If you would rather me post this as a new question then feel free to ask for a new one. I just want to get this thing done so I can start providing a few much-needed services to our remote users. Thanks!

Oh, one more thing, right now buying a Cisco for at least one of our offices is not an option. I just wanted to let you know in case you thought we could setup a Cisco VPN. We don't have a Ciscos on the other end.
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grbladesCommented:
I suggest you post it as a new question as other may be able to help you more than I can. I haven't used NAT/VPN on routers myself (I use a PIX for this).
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mckeoughAuthor Commented:
OK, will do. Just curious, one of our offices have a Cisco PIX. Is that easier to setup than a Cisco 1720?
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grbladesCommented:
Bear in mind that with VPN the packet is encrypted and decrypted at the VPN server. So therefore if a client establishes a connectoion to the VPN server on the internal network they will effectivly be directly connected to the internal network. Therefore you just issue the internal IP address of the DNS server for the client to use.
As the router is running NAT the only thing you need to worry about is redirecting PPTP traffic to the internal VPN server. PPTP uses udp port 1723 and IP protocol 47 (GRE)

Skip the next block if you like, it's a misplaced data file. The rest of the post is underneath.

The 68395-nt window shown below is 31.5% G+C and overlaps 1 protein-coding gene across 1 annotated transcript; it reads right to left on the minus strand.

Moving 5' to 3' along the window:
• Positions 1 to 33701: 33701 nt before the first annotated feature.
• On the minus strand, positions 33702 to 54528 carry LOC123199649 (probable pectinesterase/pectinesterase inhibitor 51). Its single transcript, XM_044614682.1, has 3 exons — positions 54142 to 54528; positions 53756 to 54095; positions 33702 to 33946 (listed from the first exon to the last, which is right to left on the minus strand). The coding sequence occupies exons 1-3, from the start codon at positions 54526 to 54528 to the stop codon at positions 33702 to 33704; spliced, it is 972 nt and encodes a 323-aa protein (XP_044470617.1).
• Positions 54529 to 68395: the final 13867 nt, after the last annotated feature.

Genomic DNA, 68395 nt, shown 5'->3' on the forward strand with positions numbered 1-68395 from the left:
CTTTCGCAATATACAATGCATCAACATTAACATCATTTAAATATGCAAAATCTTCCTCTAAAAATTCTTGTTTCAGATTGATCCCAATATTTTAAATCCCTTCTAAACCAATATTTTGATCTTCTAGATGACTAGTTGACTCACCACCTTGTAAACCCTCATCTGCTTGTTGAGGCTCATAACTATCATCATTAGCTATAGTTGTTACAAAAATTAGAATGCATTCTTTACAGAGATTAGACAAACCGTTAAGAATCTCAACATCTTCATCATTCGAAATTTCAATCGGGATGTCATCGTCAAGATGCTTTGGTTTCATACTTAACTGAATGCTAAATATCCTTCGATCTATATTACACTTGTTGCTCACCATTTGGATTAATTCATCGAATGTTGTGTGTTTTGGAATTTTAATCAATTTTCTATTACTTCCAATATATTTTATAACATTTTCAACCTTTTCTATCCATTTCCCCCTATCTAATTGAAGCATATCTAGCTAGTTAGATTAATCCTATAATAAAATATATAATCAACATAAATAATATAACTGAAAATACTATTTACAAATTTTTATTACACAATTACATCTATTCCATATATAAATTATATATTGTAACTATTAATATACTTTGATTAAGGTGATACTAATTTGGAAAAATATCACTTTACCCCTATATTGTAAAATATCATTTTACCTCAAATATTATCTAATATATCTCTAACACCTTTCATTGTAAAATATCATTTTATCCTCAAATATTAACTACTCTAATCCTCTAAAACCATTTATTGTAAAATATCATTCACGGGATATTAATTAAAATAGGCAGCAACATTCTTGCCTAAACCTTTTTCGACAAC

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grbladesCommented:
They are probably about the same. I have used a PIX before so naturally I will find it much easier than a router as I have previous experience and have answered a number of PIX questions here.

I have documented a couple of example configurations on my website:-
http://www.gbnetwork.co.uk/networking/
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mckeoughAuthor Commented:
Nice website, I'll be sure to read up on what you have posted there for the RADIUS server. One LAST thiing (I promise.) Again, if you think I should post this as a separate post, let me know.

So if I have things setup properly, our users will actually use the outside IP address, which we'll just say is 69.39.1.2, of our router to connect to? In other words when I tell them what IP address they should connect to, I'll tell them the REAL IP address of this network?

Sorry if these questions seem dumb, but I haven't had any experience with Cisco firewalls before. I like Ciscos, so I think I'll get a book or two (maybe "Ciscos for Dummies", lol).
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mckeoughAuthor Commented:
Increased points to 500.
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grbladesCommented:
Yes as far as the VPN client is concerned you connect to the external IP address. If the router has VPN on it then it will work otherwise if the VPN server is internal the router will be configured to forward the connections onto the server.
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mckeoughAuthor Commented:
OK! Thanks!